Due to stigma, misgendering, and a lack of standard data collection methods, transgender women are often left out of conversations about women impacted by HIV. In fact, transgender women are often listed in health assessments as “men who have sex with men” (MSM). It is unclear exactly how many transgender women are living with HIV, but according to the Human Rights Campaign, transgender women are 34 times more likely to be infected with HIV than any other women.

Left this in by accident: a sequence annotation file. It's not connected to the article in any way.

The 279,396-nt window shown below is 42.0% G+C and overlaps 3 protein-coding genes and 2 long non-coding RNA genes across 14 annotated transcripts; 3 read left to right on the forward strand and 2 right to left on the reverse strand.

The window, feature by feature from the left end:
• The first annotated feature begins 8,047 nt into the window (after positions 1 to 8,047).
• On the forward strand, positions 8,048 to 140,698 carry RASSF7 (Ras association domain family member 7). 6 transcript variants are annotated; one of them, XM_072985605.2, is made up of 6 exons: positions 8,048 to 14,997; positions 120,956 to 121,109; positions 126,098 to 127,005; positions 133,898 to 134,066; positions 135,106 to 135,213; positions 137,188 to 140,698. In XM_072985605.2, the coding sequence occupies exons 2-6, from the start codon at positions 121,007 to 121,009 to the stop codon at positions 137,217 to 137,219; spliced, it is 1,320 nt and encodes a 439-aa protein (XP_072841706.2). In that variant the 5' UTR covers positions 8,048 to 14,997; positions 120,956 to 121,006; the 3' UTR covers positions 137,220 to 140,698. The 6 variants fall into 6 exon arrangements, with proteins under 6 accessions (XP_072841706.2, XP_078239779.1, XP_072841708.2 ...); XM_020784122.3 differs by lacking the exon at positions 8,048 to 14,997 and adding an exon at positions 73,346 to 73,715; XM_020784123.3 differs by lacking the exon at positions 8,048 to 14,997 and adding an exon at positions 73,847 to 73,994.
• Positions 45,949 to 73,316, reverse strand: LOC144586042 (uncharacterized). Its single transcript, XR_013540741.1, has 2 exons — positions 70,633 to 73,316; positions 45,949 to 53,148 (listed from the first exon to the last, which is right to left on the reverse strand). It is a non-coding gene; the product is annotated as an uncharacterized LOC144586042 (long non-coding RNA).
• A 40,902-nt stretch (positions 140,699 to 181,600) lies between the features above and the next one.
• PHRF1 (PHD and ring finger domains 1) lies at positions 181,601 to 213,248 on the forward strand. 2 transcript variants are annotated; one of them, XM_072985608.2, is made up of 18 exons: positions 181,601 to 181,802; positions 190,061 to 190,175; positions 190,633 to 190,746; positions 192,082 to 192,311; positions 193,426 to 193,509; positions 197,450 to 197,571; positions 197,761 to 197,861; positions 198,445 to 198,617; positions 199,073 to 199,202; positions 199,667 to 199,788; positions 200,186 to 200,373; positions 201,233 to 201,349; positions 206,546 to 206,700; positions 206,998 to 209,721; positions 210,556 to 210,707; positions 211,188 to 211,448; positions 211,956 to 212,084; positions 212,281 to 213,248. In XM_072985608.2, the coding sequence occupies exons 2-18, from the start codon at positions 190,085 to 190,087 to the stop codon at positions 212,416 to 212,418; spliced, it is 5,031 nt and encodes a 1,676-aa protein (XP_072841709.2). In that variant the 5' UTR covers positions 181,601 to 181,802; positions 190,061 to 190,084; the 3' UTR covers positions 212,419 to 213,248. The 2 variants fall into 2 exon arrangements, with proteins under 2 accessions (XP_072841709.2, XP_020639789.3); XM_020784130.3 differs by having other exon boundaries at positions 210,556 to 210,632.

There are many economic and societal factors contributing to high rates of HIV in transgender communities, including lack of sexual and cursory education due to education systems being unprepared and hostile towards transgender people; poverty due to employment and housing discrimination; sexual violence; and stigma. In a report by the National Gay and Lesbian Task Force and the National Center for Transgender Equality, 19% sampled individuals reported being refused medical care due to their transgender or gender non-conforming status, with even higher numbers among transgender people of color in the survey. Transgender people may not be safe at school, may be rejected by family members and by medical professionals—with some even being denied care. This may increase risk-taking behaviors in order to survive, make money, or gain access to housing. However, in a study by Craig-Dalsimer of The Children's Hospital of Philadelphia, religion may act as a protective factor for young transgender women. Additional protective factors include community connection and social support. Across the United States, transgender women are finding and creating community, organizing themselves and their communities and developing and enhancing social supports to provide safe spaces for education, sexual health and refuge from the violence they experience in the world. This community support acts as a strong protective factor.